- Multicolumn is a set of CSS attributes giving an easy way to split every HTML element to columns, very similar to what modern UI frameworks like Bootstrap offer.
CSS3 in 10 days — Day 1
- Next create an empty sandbox.css in the same directory.
- And now our index.html looks like below in browser.
- Now, our dark button looks like below and have a hover and active state also.
- Now, let’s also add styles for the facebook light button.
- Add the below code to our CSS.
- Now, we will add hover effect and active effect to our 3D circle.
- We will start with the CSS for button 1.
- The difference comes from the to right in border-image.
- Also, on hovering we have set border-right-style: none, which results in below.
- But if we look at our html, it is actually checkbox and we are transforming it to look like a button.
- As evident from the above everything including the on and off are created from CSS.
- It doesn't quite work as expected, and the reason for the actual behavior is simple: objects do not uniquely identify themselves when used as object keys.
- In this post we will dig into this idea of using objects as keys without using a Map or Set. We will start with a rough working solution, identify issues, and iterate toward a robust implementation that covers a wide range of use cases.
- Along the way we will stumble upon and discuss a number of lesser-known language features, including automatic type coercion, prototype chains, property descriptors, and symbols.
- } conditional ensures that we only assign an ID (and increment the global counter) the first time that Symbol.toPrimitive is called on the object.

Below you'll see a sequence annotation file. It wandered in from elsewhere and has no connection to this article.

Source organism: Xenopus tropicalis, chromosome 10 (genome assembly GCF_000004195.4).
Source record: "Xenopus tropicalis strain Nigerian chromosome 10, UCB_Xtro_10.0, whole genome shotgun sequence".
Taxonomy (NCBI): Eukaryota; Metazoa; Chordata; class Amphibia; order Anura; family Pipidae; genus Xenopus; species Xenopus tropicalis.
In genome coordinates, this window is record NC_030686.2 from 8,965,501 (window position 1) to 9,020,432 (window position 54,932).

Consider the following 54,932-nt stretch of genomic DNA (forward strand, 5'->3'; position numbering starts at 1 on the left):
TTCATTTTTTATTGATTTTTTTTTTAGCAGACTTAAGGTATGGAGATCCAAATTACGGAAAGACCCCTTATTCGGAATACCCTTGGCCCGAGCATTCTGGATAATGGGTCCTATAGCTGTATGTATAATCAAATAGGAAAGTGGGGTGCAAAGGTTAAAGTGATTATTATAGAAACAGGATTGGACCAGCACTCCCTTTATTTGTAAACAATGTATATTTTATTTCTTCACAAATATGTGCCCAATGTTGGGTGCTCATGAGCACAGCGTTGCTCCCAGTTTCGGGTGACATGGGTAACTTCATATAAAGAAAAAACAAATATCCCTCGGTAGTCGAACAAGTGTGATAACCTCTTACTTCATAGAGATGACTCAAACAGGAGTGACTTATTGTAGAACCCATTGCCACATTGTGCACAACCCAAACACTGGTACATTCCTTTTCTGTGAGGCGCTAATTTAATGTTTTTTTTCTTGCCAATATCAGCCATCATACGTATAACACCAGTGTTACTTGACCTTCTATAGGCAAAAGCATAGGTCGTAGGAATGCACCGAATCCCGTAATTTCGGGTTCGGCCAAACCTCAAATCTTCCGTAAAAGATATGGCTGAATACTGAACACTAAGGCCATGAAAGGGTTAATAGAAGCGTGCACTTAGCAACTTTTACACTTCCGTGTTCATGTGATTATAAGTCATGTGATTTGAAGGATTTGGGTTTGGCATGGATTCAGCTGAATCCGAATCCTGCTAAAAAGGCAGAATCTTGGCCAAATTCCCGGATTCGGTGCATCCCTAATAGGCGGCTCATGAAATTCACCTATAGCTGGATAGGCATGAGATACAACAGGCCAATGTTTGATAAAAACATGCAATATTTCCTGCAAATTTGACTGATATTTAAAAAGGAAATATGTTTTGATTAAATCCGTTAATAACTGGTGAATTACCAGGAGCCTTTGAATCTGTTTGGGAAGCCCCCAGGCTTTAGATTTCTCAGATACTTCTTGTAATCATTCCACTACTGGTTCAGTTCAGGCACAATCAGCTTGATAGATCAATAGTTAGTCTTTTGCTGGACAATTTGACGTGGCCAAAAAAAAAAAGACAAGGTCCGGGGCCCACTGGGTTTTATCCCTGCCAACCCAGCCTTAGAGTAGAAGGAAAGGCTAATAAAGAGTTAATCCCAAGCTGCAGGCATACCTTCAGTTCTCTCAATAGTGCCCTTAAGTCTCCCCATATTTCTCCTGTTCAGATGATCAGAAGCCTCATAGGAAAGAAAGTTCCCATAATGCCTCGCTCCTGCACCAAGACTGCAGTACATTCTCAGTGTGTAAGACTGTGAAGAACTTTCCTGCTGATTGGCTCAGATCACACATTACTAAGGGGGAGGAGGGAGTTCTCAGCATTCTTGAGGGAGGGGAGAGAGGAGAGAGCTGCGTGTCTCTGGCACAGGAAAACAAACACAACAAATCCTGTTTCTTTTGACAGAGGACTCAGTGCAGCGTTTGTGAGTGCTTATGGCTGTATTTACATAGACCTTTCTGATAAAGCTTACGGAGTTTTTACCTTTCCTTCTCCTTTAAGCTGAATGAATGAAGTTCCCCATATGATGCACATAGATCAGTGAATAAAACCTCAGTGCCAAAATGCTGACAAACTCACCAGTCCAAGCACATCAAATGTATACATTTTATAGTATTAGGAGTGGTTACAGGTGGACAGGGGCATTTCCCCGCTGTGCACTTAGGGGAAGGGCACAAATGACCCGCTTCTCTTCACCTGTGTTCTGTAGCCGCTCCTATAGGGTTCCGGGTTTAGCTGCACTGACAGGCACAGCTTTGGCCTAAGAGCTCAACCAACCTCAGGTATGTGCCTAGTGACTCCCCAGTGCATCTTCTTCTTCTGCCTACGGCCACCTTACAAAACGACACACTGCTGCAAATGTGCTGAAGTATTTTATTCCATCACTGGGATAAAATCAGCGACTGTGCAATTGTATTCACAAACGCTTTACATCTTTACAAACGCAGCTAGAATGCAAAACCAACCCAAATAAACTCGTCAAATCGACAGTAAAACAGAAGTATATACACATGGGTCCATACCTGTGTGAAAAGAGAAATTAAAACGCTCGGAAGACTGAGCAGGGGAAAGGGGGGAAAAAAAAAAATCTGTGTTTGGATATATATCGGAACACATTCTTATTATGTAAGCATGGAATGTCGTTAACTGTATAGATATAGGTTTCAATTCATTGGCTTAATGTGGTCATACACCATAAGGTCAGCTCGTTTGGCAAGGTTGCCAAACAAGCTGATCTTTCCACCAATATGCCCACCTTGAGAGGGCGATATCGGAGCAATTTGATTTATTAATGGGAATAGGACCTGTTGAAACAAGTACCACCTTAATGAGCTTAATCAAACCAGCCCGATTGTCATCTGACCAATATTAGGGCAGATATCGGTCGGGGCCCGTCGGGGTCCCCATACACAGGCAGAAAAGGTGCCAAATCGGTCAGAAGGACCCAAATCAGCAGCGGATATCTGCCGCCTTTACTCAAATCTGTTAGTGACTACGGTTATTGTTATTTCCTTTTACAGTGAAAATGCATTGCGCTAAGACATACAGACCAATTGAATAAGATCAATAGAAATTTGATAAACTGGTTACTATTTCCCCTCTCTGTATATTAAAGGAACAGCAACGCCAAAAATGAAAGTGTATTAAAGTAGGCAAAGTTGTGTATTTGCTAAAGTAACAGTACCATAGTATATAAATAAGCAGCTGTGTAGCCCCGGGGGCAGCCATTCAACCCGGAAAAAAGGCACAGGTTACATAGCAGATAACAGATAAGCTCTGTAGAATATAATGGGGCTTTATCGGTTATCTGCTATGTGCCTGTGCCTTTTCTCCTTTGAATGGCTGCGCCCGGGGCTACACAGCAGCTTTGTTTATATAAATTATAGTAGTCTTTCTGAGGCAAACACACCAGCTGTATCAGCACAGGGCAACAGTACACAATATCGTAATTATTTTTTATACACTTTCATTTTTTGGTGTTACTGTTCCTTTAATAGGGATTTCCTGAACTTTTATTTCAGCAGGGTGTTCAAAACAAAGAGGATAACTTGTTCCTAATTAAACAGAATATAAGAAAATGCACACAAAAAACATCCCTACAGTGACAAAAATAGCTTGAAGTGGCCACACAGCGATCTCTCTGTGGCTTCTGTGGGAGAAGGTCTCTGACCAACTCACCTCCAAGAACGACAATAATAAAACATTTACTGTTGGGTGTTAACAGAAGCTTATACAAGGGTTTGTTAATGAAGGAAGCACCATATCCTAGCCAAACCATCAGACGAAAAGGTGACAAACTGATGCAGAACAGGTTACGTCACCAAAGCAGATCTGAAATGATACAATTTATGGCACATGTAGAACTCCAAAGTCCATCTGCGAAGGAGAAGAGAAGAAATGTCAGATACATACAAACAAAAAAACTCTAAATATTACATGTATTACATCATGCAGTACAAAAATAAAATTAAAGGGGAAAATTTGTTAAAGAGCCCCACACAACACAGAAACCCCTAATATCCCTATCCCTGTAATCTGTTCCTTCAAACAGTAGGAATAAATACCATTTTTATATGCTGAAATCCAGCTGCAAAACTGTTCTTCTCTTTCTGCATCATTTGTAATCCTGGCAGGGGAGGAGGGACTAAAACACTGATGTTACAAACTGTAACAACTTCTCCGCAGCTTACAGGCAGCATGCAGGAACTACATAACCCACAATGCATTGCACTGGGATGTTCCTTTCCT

- It took us a number of iterations to get here, but we landed on a simple Symbol.toPrimitive function that, when applied to Object.prototype, enables the use of objects as keys.
Trying to make FETCH (lol jk- a POST request) happen 💅💁🏼♀️
- This post will walk you through how to use Azure functions and Twilio to send and receive text messages and calls, in this case a quote from a favorite character.
- Click the notification button on the bell in the top right, then Go to resource to check out your new app and add a function to it.
- We’re picking this option because when our Twilio number receives a text message, we want it to send a POST request to our Azure function that tells it to run.
- Click the + button by Functions again back in Azure, select the same settings (in-portal and Webhook + API), add another package.json and our Twilio helper library.
- When that’s added, click Save, </> Get Function URL, head back to your Twilio number and paste that link as the HTTP POST request when a call is received.